A previous post addressed the standard for expert testimony in Minnesota, but the Minnesota Supreme Court further clarified the standard in Marquardt v. Schaffhausen, 941 N.W.2d 715 (Minn.2020).
The underlying case involved some sort of systemic MRSA infection following an orthopedic surgery that resulted in neurologic harm. The plaintiff argued that the surgeon should not have proceeded with a knee replacement on a visibly infected knee and the systemic infection that followed was caused by that negligence. Both sides had competing theories about what happened following the surgery and whether the plaintiff suffered from sequelae from one of two neurological conditions – PRES or ADEM. The trial resulted in a significant jury verdict on behalf of the plaintiff. Following the verdict, the Minnesota court of appeals overturned it, reasoning that the plaintiff’s orthopedic surgeon expert and treating infectious disease expert lacked the occupational experience needed to give an opinion on causation because they lacked experience treating either ADEM or PRES. Marquardt v. Schaffhausen, No. A18-0968 (Minn. App. 2019).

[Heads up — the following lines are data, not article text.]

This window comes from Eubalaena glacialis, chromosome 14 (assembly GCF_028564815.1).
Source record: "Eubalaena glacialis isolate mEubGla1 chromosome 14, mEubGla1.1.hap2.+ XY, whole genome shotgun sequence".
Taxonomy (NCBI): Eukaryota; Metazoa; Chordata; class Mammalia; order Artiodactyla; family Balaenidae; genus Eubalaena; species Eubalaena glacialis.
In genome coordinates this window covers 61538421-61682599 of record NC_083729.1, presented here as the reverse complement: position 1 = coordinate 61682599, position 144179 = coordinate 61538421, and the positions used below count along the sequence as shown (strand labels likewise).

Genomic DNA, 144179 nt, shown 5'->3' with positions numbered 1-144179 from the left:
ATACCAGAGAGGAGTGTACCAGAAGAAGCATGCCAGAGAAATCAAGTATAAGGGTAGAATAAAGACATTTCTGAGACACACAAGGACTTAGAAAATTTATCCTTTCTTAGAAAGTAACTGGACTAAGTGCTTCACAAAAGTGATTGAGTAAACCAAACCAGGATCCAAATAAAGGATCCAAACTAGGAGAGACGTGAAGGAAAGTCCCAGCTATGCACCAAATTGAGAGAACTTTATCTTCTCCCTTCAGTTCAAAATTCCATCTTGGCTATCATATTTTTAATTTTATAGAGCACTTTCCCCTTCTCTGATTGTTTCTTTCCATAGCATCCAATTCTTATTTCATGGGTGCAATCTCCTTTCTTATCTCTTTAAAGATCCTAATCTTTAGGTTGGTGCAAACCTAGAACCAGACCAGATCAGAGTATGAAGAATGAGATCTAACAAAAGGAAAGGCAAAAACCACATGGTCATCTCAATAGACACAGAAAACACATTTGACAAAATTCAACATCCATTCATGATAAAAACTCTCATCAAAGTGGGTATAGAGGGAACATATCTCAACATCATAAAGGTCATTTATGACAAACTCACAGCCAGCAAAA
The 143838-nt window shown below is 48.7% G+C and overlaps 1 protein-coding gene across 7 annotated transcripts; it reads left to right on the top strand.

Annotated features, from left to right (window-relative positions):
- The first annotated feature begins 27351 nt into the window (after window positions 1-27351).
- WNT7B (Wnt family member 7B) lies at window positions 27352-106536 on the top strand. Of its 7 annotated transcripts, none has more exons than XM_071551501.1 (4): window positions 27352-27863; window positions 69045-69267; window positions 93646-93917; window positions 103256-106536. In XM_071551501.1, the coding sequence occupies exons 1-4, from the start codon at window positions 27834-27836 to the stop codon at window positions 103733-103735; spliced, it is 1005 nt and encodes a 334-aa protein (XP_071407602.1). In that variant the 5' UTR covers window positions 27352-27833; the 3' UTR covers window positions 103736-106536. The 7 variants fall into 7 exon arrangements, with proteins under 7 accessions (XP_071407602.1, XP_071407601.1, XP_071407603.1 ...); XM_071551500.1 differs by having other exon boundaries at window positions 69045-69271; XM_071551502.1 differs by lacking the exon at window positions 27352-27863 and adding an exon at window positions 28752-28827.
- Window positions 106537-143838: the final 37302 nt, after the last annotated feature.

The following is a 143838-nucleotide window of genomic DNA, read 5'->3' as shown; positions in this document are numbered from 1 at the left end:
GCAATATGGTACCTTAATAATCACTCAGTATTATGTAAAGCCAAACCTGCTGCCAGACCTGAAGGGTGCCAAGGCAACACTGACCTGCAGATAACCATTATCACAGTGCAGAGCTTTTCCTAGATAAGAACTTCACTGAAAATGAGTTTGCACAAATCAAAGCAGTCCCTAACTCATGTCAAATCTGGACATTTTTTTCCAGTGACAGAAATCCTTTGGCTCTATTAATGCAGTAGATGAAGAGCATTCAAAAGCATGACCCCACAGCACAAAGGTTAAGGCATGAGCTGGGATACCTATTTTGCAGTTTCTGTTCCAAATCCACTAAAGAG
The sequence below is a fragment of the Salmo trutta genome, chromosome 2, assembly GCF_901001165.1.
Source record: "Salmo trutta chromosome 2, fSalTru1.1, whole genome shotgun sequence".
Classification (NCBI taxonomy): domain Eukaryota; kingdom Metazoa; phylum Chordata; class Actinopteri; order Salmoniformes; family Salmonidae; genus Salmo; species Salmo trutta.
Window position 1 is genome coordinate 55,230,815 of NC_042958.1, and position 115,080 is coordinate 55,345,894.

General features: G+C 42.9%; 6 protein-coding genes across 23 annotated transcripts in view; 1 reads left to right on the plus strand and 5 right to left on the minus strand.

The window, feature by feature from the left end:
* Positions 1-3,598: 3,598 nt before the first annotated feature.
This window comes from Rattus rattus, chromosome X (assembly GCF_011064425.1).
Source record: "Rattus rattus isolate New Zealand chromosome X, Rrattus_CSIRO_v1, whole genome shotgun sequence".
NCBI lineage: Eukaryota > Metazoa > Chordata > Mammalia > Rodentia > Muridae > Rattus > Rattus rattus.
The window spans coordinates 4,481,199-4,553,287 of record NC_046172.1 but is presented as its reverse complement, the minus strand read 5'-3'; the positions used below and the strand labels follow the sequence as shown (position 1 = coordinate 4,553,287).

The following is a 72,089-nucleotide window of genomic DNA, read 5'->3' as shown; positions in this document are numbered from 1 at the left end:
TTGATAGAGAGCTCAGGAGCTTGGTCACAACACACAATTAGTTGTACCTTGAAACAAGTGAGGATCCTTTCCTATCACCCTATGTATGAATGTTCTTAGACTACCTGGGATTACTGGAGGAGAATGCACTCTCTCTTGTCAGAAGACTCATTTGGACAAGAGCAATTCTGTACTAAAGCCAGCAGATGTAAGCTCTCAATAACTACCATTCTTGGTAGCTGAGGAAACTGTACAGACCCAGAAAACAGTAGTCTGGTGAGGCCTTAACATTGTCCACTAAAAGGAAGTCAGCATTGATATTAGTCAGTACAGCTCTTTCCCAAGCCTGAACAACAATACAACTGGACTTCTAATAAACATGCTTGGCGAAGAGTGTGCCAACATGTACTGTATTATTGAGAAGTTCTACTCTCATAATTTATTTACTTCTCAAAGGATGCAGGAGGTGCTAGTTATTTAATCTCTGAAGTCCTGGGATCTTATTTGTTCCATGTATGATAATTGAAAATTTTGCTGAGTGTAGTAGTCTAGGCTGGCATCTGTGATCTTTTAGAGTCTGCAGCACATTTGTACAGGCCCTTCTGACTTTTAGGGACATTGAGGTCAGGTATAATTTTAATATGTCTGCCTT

While the court of appeals was distracted by the issue of whether the harms were ultimately caused by ADEM or PRES, the Supreme Court explained that the question was not relevant. “Instead, the basic causation question is whether…the knee-replacement surgery ‘is a cause of the damage that we all recognize occurred in this case.'” The orthopedic expert had experience treating MRSA infections and was familiar with the impact that type of infection could have on the patient, so it wasn’t necessarily important for him to have hands-on experience that would allow him to diagnose the specific complication that ultimately followed the surgery. So keeping in mind the highly-deferential abuse-of-discretion standard that should be applied when reviewing the trial court’s decision to accept the plaintiff’s experts’ testimony, the Supreme Court reversed and the jury verdict ultimately stood.